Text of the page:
The interesting thing is that even with all this "Christian/religious" grounding, my family had secrets that no one dares talk about. I know now that everyone's journey is different, and that there are many things that may contribute to same-sex attraction, and that those combinations of factors are not the same for everyone. But I realized several years ago when I reentered counseling that the sexual abuse that I had endured between the ages of five and seven was at the root of my homosexual desires. It was at the hands of a male relative who was seen as healthy, who was anything but!

Here, I was someone who had helped others: comforting, being with and praying for those so abused as I do ministry that I never even imagined it was an issue I was dealing with. Here I was in my thirties, a husband, father, one who had been/was being healed of sexual brokenness, and I desperately found myself not knowing if this pain could be healed.

I asked my counselor, "Can God really heal this?" I felt so broken and damaged that there was no hope for me. I felt like the sun would never shine again, and that God didn't have a place for me in His Kingdom. I simply felt overwhelmed and like I was going to die. I kept thinking, how could I live when I can't even breathe?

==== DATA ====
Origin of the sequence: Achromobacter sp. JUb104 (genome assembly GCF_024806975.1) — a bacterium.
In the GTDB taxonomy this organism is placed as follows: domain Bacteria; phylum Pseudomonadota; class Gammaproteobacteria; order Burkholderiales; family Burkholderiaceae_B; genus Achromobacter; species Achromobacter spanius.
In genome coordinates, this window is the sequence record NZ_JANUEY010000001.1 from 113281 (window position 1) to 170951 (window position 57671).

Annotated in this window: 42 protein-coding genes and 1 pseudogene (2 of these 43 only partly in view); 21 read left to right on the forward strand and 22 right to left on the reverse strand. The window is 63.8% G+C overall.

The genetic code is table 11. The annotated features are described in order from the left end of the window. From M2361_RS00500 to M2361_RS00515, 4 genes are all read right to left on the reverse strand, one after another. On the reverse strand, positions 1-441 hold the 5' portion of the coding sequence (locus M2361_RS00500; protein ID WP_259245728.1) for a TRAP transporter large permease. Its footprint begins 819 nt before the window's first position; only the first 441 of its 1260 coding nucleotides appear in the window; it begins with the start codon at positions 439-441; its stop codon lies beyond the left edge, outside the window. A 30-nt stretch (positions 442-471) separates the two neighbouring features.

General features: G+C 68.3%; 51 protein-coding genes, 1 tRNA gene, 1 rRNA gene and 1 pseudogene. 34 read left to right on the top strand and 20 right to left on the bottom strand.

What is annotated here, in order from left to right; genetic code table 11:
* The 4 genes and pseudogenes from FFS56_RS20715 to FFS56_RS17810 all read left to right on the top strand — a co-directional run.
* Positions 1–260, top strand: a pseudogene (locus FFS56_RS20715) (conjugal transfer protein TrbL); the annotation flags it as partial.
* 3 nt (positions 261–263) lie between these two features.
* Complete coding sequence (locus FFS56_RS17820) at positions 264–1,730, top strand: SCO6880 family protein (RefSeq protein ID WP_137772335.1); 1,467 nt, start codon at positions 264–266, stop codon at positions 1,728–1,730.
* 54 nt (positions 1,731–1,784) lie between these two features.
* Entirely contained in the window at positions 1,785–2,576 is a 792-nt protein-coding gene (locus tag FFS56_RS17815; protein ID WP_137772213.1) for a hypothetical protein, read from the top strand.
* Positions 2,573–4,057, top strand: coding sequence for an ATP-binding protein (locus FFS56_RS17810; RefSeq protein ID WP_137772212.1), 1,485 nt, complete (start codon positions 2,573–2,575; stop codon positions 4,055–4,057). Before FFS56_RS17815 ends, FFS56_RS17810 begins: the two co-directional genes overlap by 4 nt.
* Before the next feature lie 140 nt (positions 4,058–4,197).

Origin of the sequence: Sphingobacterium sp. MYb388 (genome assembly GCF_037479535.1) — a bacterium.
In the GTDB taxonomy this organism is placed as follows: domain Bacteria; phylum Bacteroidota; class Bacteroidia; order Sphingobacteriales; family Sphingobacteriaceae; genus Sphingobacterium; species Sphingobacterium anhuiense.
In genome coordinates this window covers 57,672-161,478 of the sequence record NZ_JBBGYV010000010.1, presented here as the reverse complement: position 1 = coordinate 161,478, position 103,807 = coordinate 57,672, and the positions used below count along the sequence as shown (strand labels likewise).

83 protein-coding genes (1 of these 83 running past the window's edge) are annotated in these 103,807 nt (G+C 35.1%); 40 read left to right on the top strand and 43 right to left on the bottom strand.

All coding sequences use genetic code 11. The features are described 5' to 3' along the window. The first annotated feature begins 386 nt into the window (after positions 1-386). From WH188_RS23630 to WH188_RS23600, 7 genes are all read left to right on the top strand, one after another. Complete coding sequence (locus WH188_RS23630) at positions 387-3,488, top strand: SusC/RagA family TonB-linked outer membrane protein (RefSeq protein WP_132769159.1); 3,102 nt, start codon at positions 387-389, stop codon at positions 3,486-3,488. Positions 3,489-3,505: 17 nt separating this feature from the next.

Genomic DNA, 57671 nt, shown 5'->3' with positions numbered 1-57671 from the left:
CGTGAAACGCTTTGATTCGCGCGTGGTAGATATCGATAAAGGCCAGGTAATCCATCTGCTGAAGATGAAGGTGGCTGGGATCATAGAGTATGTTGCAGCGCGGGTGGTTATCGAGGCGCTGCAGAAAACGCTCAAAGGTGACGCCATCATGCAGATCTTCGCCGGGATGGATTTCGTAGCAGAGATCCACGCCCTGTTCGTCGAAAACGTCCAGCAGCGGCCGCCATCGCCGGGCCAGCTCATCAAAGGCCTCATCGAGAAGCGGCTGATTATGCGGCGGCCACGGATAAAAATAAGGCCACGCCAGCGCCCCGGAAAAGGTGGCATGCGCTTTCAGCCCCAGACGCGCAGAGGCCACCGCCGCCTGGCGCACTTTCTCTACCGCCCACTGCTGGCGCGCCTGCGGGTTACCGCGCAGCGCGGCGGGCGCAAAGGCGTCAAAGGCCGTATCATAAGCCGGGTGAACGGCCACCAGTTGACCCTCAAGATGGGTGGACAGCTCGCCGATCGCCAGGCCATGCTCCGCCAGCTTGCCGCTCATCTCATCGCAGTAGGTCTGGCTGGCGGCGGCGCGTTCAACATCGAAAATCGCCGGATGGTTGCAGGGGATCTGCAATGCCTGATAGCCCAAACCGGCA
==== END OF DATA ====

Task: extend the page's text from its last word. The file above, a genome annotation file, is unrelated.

One day as I was driving, it was so clear to me. God said, "I am your breath! You can't breathe, Dann. Let me do it for you. I am here; I haven't gone away."

In 2000, the year of healing ended with my visiting the relative's grave that had abused me. There I genuinely released forgiveness, I felt pity for my abuser, and I realized he never knew the joy of Christ's forgiveness in his own life.

Now, to unfold the past several years since then, I would say that over and over again God has revealed to me in amazing ways that He is still God, and He still cares. None of this, while not necessarily God's perfect will, (as far as being abused, sinning out of my own brokenness, etc.), has been wasted. God has been and continues to use all of it!

By God's grace I never acted on my homosexual desires. By God's grace I have also experienced much change and much healing. By God's grace, I have been blessed with my wife, Chris, and three wonderful children.